It would be interesting if life in the Universe was similar enough because planets that bear life are "seeded" in such a way. Frightening, too. That means it's possible that humans might be susceptible to microbes found on other planets.

    That statement belies an amazing ignorance about how tightly adapted diseases are to their hosts. You do realize that we're immune to all but the tiny fraction of microbes on Earth which are adapted to live in the ecosystem that is our bodies, right? Why would random space microbes be capable of surviving inside of us?

    We can't even get most of the same diseases dogs get, much less germs that survive on frozen, irradiated asteroids.

  • Re:lots of crashes (Score:3, Insightful)

    by Protoslo (752870) on Friday April 30, 2010 @01:49PM (#32047636)
    Or (even accepting arbitrary human classifications), only one: it fell in the Panthalassa.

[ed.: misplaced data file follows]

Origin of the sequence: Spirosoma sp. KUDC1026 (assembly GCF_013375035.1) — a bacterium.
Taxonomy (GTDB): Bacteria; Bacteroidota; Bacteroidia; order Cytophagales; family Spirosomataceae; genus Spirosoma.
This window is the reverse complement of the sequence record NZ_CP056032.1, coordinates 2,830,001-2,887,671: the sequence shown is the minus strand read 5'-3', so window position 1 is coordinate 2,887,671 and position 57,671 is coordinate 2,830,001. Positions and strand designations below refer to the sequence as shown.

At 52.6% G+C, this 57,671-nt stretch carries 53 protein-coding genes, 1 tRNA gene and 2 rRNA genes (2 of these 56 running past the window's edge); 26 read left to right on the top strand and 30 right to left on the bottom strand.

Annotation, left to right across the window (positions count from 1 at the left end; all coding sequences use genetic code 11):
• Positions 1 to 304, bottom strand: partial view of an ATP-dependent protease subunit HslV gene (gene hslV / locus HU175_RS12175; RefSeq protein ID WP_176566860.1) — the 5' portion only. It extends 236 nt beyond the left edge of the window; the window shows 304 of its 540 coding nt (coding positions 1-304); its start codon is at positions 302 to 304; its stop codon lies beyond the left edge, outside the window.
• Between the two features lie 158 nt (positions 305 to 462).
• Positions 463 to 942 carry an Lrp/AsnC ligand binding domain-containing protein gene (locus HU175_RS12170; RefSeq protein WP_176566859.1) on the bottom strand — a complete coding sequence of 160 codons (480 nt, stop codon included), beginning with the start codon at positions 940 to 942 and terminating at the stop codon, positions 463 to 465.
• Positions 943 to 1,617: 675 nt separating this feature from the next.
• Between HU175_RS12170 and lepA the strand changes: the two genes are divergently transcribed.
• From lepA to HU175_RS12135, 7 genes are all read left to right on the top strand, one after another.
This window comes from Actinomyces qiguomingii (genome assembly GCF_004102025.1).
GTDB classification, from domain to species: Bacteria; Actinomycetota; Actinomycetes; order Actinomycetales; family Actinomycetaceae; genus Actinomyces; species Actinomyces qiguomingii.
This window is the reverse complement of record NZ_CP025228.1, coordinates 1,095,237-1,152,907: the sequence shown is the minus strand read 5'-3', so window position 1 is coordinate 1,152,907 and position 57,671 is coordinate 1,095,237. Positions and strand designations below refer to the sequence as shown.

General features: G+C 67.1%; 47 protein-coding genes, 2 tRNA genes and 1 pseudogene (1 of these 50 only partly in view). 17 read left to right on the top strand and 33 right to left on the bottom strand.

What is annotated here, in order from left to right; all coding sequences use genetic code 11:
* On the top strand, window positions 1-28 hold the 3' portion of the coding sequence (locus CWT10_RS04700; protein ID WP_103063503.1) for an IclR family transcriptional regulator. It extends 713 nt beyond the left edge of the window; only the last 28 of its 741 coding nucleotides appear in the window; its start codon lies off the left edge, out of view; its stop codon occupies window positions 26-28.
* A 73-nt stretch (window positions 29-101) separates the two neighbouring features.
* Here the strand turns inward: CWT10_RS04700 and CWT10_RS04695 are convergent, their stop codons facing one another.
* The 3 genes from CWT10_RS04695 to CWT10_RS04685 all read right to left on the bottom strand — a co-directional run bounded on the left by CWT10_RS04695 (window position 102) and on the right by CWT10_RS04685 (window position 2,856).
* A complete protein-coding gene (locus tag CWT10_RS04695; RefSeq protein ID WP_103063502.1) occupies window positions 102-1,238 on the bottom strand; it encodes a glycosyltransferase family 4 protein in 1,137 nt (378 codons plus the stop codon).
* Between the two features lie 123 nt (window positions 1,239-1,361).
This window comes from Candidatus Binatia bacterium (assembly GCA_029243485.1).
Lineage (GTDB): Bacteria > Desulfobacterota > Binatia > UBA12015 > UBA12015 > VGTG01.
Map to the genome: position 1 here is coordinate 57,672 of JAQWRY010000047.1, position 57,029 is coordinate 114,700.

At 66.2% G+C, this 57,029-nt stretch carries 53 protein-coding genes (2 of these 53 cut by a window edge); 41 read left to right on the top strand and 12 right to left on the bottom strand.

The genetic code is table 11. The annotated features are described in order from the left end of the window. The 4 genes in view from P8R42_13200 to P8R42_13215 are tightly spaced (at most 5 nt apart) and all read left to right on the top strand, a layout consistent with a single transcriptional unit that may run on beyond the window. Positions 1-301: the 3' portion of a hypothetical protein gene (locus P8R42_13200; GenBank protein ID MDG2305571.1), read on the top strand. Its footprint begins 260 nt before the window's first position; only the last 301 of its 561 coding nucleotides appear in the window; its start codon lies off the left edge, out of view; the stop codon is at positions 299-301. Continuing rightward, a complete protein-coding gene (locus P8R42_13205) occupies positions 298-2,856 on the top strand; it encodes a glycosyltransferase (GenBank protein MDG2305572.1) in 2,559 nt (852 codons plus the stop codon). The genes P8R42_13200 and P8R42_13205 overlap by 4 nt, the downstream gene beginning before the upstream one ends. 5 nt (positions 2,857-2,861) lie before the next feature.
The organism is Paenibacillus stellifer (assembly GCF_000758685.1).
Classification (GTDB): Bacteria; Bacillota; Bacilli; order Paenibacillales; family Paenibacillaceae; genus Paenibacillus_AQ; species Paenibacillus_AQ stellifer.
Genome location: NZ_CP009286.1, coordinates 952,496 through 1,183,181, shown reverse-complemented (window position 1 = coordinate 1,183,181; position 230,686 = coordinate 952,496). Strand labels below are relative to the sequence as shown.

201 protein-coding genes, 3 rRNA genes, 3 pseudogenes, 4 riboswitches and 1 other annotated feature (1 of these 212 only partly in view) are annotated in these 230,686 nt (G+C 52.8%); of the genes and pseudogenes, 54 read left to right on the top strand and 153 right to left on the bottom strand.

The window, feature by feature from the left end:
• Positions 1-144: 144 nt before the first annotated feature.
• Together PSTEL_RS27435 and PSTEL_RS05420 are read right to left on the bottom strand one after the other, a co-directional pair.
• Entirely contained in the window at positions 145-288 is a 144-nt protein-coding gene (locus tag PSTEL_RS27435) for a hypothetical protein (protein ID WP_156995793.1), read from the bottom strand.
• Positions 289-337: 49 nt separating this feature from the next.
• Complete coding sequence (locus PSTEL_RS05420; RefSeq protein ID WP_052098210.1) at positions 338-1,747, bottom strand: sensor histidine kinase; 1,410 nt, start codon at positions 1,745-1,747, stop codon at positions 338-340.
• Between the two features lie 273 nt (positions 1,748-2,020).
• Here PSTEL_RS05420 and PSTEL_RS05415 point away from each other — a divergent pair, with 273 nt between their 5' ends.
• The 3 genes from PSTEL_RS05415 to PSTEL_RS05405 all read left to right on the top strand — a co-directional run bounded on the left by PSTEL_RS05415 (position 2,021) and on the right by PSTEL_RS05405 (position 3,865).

I'm not a panspermian, but consider what will happen if humanity is currently the only intelligent life in this galaxy or even small area of the galaxy. In a thousand years (if the computers don't exterminate the meatbags and/or have an interest in planets), most planets (in this area) will have received (organic) life from outer space. Personally, I have no desire to colonize other (uninhabited) planets, and would be perfectly happy just to live in solar space (around our sun or another, if it were possible), but I think it will be unlikely that all of humanity will agree with me on that. Even if they agree, they'll at least take a look, and it is notoriously difficult to eradicate bacterial (or archaean) spores in sterilization procedures (our hypothetical non-organic successors may have an easier time, though)...